The temporary deployment of the Partnership for Peace (PfP) armed forces and other third countries to Germany requires an agreement under the Visiting Forces Act of 20 July 1995 (Bundesgesetzblatt 1995 1995, p.554, Bundesgesetzblatt 2002 II P.2482). Under Article 1 of the Act, the federal government can make such agreements with foreign states effective regarding the entry and short-term presence of their armed forces in Germany for exercises, overland transit and legal instrument training. So far, the federal government has concluded such agreements with Poland (agreement of 23 August 2000) and the Czech Republic (agreement of 31 July 2003). NATO SOFA is the basis of the legal status of military, American civilians and family members living in Germany. As part of an additional endorsement, employees in Germany also enjoy privileges that are not granted to other service members stationed in other European countries. These agreements concern the status, entry and departure of the host country, military training on the territory of the host country, justice, prosecutions, taxes, import and export laws, driving privileges, employment, the post office, school education, housing and much more. There are specialized companies that have in-depth knowledge of these complex issues and can guide people through the bureaucratic maze to ensure that they fully comply with German regulations and are able to take advantage of the various benefits they have. The political issue of SOFA is complicated by the fact that many host countries have mixed feelings about foreign bases on their soil and that SOFA renegotiation requests are often linked to calls for a total withdrawal of foreign troops. Issues of different national practices may arise – while the United States and host countries in general agree on what constitutes a crime, many American observers believe that the host country`s judicial systems offer much lower protection than the United States and that the host country`s courts may be under pressure from the public to be found guilty; In addition, U.S. service members who are invited to send shipments abroad should not be forced to waive their rights under the Rights Act.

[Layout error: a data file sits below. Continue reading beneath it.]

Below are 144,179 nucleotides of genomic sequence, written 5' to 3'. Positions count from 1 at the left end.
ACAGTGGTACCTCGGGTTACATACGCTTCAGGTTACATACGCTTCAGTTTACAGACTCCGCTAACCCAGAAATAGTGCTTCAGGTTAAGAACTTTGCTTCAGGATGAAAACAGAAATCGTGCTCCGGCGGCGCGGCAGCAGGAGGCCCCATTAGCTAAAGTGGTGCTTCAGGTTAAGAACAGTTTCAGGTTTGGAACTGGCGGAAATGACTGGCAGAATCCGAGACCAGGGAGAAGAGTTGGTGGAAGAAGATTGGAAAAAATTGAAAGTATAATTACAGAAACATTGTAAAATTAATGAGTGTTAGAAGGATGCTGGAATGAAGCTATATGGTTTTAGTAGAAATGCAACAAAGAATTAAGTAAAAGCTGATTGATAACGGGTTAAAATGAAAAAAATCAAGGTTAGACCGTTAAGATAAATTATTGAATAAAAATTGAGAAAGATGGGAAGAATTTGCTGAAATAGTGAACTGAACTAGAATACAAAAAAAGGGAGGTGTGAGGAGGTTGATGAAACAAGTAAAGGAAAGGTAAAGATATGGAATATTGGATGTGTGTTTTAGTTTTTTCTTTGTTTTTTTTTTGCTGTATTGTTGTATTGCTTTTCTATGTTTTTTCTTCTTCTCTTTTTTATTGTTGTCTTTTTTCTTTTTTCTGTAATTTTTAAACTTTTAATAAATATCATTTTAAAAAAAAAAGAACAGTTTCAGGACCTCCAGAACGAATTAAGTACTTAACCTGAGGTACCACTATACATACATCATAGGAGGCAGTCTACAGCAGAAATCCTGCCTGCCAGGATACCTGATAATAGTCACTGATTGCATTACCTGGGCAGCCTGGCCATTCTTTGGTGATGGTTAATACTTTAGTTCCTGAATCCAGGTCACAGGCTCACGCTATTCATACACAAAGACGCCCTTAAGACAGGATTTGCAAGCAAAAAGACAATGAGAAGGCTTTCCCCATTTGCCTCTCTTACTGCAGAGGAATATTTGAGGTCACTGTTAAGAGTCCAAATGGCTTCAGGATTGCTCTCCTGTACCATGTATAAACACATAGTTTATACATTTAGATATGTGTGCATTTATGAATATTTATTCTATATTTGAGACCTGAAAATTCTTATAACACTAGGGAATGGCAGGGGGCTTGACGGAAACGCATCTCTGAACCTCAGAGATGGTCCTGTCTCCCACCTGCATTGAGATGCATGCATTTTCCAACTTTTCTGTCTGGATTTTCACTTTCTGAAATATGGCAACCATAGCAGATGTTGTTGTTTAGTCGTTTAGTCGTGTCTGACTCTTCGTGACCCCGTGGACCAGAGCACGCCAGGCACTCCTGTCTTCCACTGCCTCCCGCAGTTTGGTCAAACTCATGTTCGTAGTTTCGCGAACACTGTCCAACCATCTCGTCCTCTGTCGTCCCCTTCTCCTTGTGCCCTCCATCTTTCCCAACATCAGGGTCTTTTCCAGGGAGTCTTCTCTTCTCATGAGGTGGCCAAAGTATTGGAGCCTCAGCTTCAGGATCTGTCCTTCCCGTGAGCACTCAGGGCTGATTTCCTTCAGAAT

On the other hand, observers of the host country who do not have a local equivalent of the law of rights often feel that these are irrelevant excuses for special treatment and resemble the extraterritorial agreements demanded by Western countries during colonialism. A host country where such sentiment is widespread, South Korea, itself has forces in Kyrgyzstan and has negotiated a SOFA that gives its members total immunity from prosecution by the Kyrgyz authorities for any crime, which goes far beyond the privileges that many South Koreans enter into their country`s couch with the United States. [11] For each mission abroad, the status of the Bundeswehr is governed by a bilateral or multilateral agreement with the host country.